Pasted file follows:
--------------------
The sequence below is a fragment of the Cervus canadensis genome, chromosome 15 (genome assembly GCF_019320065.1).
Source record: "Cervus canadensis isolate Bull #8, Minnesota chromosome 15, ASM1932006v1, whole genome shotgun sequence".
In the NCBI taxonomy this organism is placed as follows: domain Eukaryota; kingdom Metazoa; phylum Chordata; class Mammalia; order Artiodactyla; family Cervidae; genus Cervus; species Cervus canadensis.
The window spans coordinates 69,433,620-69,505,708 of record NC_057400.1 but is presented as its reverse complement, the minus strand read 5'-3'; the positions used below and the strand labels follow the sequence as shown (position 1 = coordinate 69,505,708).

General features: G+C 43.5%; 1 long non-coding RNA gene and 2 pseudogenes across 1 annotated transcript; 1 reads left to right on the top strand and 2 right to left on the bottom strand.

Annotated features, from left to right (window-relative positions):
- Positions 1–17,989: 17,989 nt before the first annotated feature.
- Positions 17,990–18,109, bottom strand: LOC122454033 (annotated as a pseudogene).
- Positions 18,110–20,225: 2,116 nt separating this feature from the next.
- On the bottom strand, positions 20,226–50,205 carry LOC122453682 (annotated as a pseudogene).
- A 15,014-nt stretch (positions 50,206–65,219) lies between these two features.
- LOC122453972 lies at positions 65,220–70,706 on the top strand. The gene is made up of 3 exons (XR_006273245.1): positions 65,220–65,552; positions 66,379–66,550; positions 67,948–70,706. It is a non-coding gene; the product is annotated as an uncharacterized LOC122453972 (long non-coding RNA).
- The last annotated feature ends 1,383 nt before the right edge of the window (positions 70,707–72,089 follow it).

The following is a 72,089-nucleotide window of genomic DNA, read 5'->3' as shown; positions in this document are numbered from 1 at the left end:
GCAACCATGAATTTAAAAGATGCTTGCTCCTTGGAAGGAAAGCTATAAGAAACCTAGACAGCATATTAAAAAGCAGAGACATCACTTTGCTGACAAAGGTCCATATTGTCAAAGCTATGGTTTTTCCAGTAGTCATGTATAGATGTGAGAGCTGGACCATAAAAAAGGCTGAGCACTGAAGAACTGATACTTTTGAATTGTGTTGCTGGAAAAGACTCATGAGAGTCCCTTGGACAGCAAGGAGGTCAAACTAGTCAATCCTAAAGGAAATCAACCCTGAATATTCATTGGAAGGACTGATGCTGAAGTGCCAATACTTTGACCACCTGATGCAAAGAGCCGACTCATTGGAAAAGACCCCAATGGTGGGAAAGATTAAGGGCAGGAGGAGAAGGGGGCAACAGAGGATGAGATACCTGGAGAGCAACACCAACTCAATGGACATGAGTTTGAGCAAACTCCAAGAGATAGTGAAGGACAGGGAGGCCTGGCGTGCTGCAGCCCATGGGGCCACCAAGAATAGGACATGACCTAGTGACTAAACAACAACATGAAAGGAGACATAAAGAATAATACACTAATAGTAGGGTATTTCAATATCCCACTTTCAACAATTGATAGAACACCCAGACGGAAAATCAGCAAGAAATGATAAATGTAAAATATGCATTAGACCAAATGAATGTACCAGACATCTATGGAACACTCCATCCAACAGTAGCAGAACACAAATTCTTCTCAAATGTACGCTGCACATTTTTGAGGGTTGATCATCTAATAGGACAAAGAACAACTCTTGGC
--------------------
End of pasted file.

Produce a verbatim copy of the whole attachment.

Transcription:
The sequence below is a fragment of the Cervus canadensis genome, chromosome 15 (genome assembly GCF_019320065.1).
Source record: "Cervus canadensis isolate Bull #8, Minnesota chromosome 15, ASM1932006v1, whole genome shotgun sequence".
In the NCBI taxonomy this organism is placed as follows: domain Eukaryota; kingdom Metazoa; phylum Chordata; class Mammalia; order Artiodactyla; family Cervidae; genus Cervus; species Cervus canadensis.
The window spans coordinates 69,433,620-69,505,708 of record NC_057400.1 but is presented as its reverse complement, the minus strand read 5'-3'; the positions used below and the strand labels follow the sequence as shown (position 1 = coordinate 69,505,708).

General features: G+C 43.5%; 1 long non-coding RNA gene and 2 pseudogenes across 1 annotated transcript; 1 reads left to right on the top strand and 2 right to left on the bottom strand.

Annotated features, from left to right (window-relative positions):
- Positions 1–17,989: 17,989 nt before the first annotated feature.
- Positions 17,990–18,109, bottom strand: LOC122454033 (annotated as a pseudogene).
- Positions 18,110–20,225: 2,116 nt separating this feature from the next.
- On the bottom strand, positions 20,226–50,205 carry LOC122453682 (annotated as a pseudogene).
- A 15,014-nt stretch (positions 50,206–65,219) lies between these two features.
- LOC122453972 lies at positions 65,220–70,706 on the top strand. The gene is made up of 3 exons (XR_006273245.1): positions 65,220–65,552; positions 66,379–66,550; positions 67,948–70,706. It is a non-coding gene; the product is annotated as an uncharacterized LOC122453972 (long non-coding RNA).
- The last annotated feature ends 1,383 nt before the right edge of the window (positions 70,707–72,089 follow it).

The following is a 72,089-nucleotide window of genomic DNA, read 5'->3' as shown; positions in this document are numbered from 1 at the left end:
GCAACCATGAATTTAAAAGATGCTTGCTCCTTGGAAGGAAAGCTATAAGAAACCTAGACAGCATATTAAAAAGCAGAGACATCACTTTGCTGACAAAGGTCCATATTGTCAAAGCTATGGTTTTTCCAGTAGTCATGTATAGATGTGAGAGCTGGACCATAAAAAAGGCTGAGCACTGAAGAACTGATACTTTTGAATTGTGTTGCTGGAAAAGACTCATGAGAGTCCCTTGGACAGCAAGGAGGTCAAACTAGTCAATCCTAAAGGAAATCAACCCTGAATATTCATTGGAAGGACTGATGCTGAAGTGCCAATACTTTGACCACCTGATGCAAAGAGCCGACTCATTGGAAAAGACCCCAATGGTGGGAAAGATTAAGGGCAGGAGGAGAAGGGGGCAACAGAGGATGAGATACCTGGAGAGCAACACCAACTCAATGGACATGAGTTTGAGCAAACTCCAAGAGATAGTGAAGGACAGGGAGGCCTGGCGTGCTGCAGCCCATGGGGCCACCAAGAATAGGACATGACCTAGTGACTAAACAACAACATGAAAGGAGACATAAAGAATAATACACTAATAGTAGGGTATTTCAATATCCCACTTTCAACAATTGATAGAACACCCAGACGGAAAATCAGCAAGAAATGATAAATGTAAAATATGCATTAGACCAAATGAATGTACCAGACATCTATGGAACACTCCATCCAACAGTAGCAGAACACAAATTCTTCTCAAATGTACGCTGCACATTTTTGAGGGTTGATCATCTAATAGGACAAAGAACAACTCTTGGC